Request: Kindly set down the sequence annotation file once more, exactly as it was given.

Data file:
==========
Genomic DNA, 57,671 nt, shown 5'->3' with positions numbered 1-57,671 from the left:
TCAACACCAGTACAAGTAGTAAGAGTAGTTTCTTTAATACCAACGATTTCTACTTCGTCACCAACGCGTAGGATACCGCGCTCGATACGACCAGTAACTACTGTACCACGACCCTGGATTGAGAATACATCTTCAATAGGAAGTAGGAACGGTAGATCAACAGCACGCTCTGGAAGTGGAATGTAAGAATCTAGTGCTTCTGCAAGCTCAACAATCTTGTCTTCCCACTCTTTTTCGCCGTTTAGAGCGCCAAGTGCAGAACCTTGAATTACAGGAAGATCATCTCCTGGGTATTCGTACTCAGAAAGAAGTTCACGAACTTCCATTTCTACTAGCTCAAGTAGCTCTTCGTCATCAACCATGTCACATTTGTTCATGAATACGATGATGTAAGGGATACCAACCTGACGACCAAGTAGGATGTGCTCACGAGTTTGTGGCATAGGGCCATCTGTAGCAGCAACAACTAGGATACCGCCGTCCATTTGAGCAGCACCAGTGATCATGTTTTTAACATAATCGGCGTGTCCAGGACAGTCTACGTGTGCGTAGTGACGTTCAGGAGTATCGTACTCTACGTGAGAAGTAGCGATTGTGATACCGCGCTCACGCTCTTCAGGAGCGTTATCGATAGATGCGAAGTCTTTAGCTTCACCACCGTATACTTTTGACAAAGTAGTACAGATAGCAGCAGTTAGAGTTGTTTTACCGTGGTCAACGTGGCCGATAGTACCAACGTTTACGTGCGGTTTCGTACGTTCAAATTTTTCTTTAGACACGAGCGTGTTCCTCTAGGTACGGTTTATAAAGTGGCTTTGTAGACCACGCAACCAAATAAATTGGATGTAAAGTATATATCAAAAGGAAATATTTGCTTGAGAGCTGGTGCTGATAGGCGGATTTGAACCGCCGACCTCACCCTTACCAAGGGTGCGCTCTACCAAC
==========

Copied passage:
Genomic DNA, 57,671 nt, shown 5'->3' with positions numbered 1-57,671 from the left:
TCAACACCAGTACAAGTAGTAAGAGTAGTTTCTTTAATACCAACGATTTCTACTTCGTCACCAACGCGTAGGATACCGCGCTCGATACGACCAGTAACTACTGTACCACGACCCTGGATTGAGAATACATCTTCAATAGGAAGTAGGAACGGTAGATCAACAGCACGCTCTGGAAGTGGAATGTAAGAATCTAGTGCTTCTGCAAGCTCAACAATCTTGTCTTCCCACTCTTTTTCGCCGTTTAGAGCGCCAAGTGCAGAACCTTGAATTACAGGAAGATCATCTCCTGGGTATTCGTACTCAGAAAGAAGTTCACGAACTTCCATTTCTACTAGCTCAAGTAGCTCTTCGTCATCAACCATGTCACATTTGTTCATGAATACGATGATGTAAGGGATACCAACCTGACGACCAAGTAGGATGTGCTCACGAGTTTGTGGCATAGGGCCATCTGTAGCAGCAACAACTAGGATACCGCCGTCCATTTGAGCAGCACCAGTGATCATGTTTTTAACATAATCGGCGTGTCCAGGACAGTCTACGTGTGCGTAGTGACGTTCAGGAGTATCGTACTCTACGTGAGAAGTAGCGATTGTGATACCGCGCTCACGCTCTTCAGGAGCGTTATCGATAGATGCGAAGTCTTTAGCTTCACCACCGTATACTTTTGACAAAGTAGTACAGATAGCAGCAGTTAGAGTTGTTTTACCGTGGTCAACGTGGCCGATAGTACCAACGTTTACGTGCGGTTTCGTACGTTCAAATTTTTCTTTAGACACGAGCGTGTTCCTCTAGGTACGGTTTATAAAGTGGCTTTGTAGACCACGCAACCAAATAAATTGGATGTAAAGTATATATCAAAAGGAAATATTTGCTTGAGAGCTGGTGCTGATAGGCGGATTTGAACCGCCGACCTCACCCTTACCAAGGGTGCGCTCTACCAAC